Somewhat recently, fellow resident of the Sneer House, Lisa, and I took a trip to the Midwestern United States’ Largest Flea Market, which is conveniently located just north of Cincinnati. For those of you unfamiliar with the large scale flea market, let me just describe it as an expansive building filled with booths that are full of an array of garbage that is for sale. Some of the booths actually sell quality items, and you wonder what they are doing there, but mostly it seems to be junk that fell off of the back of a truck and these people scavenged it and put low, low price tags on it — or absurdly high price tags. For those of you who ARE familiar with flea markets, you know that the “bottom” in my title means a butt.
Most of my consumer joy involving rummaging through mountains of detritus is generally limited to the largest multi-dealer antique mall in the region, as I am a distinguished and refined elderly lady. But we were feeling good on this particular Saturday, and decided to cough up that two dollar parking fee in order to go slumming. It was to be an exciting adventure. The last time I had been to this place ten years ago, I found one or two good things. I think I had some good memories? It all sounded like a great idea, at any rate.
We rolled up and nothing seemed particularly amiss. We expected there to be some odd folk all over the place, and it’s not like we are the living breathing symbols of normality, either. However, the odd character type seemed to be actually only be a steady wave of a thousand Confederate flags as far as the eye could see, punctuated here and there with shirts about not treading on a snake, and antique farm machinery hanging from the ceiling. But I won’t bother with describing what everyone reading this probably expected. There are probably flea market stereotypes that we had somehow missed these last several years.
After crisscrossing several corridors and finding very little that appealed to us, we decided to follow the smell of carnival food because we hadn’t eaten yet that day. We wound up in a food court that was also the gathering place of the social set which also happened to be an unexpected dance club that sure was booming at one in the afternoon inside of a flea market. The lights were much dimmer here, and there were flashing orbs of many colors. There was a tiny DJ booth occupied by an old man in a vest who was playing “Uptown Funk” at first. A lady of indeterminate age and mental faculty was dancing like no one was watching right there in the middle of it all.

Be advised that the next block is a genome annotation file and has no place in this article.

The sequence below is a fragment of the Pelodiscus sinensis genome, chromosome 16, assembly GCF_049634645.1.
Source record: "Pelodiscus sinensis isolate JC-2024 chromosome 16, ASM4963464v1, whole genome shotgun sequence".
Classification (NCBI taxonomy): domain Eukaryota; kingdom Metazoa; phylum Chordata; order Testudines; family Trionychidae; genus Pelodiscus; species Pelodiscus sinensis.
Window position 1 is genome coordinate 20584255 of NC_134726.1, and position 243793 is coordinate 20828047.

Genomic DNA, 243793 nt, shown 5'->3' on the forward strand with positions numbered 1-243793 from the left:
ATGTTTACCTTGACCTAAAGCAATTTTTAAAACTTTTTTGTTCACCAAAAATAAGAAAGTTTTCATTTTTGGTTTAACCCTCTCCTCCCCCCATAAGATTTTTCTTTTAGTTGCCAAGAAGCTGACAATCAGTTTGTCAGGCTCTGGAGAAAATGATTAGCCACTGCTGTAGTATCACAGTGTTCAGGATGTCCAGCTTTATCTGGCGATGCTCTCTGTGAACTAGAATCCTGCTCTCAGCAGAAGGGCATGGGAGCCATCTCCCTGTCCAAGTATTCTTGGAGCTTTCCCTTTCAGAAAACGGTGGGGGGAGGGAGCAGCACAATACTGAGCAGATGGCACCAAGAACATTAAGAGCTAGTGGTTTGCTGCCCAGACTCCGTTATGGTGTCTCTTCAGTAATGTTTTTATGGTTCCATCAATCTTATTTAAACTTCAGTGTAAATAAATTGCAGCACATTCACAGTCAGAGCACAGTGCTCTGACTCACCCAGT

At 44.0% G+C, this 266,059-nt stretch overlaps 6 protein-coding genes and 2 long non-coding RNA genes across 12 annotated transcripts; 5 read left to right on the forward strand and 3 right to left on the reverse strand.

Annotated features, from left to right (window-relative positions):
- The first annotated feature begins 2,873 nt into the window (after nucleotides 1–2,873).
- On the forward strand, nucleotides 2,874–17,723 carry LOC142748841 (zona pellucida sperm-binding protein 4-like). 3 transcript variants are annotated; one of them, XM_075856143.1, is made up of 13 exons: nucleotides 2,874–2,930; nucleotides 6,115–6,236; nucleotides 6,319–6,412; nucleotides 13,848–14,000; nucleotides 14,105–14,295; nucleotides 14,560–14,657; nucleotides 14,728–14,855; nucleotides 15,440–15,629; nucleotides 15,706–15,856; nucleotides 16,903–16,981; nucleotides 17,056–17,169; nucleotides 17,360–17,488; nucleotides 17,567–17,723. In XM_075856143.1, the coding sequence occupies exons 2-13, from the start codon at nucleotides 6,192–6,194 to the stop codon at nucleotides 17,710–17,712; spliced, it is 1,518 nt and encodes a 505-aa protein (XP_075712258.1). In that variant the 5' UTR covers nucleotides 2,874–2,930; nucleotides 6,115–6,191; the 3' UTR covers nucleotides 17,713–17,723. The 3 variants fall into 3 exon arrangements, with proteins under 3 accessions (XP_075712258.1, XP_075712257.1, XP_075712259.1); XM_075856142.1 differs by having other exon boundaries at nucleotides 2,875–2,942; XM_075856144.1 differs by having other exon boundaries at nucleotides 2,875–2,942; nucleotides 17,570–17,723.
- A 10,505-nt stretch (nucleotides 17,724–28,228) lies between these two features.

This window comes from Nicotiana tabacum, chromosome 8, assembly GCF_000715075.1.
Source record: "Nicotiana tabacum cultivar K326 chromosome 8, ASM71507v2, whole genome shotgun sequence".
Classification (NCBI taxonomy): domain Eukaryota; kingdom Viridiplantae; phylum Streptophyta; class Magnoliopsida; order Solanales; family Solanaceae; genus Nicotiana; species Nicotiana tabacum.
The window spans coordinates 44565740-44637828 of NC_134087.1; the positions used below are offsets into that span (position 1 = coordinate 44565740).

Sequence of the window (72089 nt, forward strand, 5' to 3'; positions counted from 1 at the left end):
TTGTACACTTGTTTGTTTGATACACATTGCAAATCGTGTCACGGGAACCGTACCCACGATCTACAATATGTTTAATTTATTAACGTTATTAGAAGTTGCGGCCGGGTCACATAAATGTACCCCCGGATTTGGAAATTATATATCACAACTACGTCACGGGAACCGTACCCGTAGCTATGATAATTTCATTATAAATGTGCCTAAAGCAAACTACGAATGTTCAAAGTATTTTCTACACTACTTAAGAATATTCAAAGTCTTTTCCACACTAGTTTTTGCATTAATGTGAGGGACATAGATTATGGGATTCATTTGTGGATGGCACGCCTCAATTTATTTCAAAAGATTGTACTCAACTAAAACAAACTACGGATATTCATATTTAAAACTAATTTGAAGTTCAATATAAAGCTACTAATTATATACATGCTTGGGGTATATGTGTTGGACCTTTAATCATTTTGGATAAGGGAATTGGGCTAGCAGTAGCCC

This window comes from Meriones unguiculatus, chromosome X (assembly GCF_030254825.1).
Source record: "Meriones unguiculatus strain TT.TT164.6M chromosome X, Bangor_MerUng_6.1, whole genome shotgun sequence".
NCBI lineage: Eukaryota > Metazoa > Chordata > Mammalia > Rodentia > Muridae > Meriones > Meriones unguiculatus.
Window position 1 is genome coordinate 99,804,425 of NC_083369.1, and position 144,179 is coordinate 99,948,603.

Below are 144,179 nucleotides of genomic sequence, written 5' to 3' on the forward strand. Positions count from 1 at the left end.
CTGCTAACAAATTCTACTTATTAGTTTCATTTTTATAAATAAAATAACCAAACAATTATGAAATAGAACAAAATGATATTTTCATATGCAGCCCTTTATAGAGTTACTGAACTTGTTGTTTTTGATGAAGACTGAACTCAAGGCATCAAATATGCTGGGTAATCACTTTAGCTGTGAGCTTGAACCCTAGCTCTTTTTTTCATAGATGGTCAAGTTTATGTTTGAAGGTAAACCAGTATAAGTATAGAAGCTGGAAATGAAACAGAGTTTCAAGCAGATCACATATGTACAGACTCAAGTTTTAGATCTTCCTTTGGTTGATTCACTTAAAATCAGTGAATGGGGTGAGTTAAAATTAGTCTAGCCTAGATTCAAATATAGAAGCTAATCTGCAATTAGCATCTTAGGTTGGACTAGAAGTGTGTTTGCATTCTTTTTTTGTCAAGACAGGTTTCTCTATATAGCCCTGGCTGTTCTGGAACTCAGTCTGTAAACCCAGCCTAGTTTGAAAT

I don’t know how Lisa was doing, because I instantly got the tunnel vision I experience when I feel embarrassed for a stranger, or in this case, a whole lot of strangers who were doing bizarre things in every direction. The dancing lady was the least of my concerns. People in the various kitchens were dropping loads of… I’d say dishes but we were served on paperware. There were elderly people trying to clap in rhythm. There were some people yelling in a friendly manner at each other from across the room instead of meeting somewhere at a distance where they could speak at acceptable volumes. There were an awful lot of dogs in there, too, either in purses, or wearing makeshift clothes that told the world that they were there as service companions. All dogs were watching people bring food to their mouths, which of course then led me to also look at people eating — one of my least favorite things to see.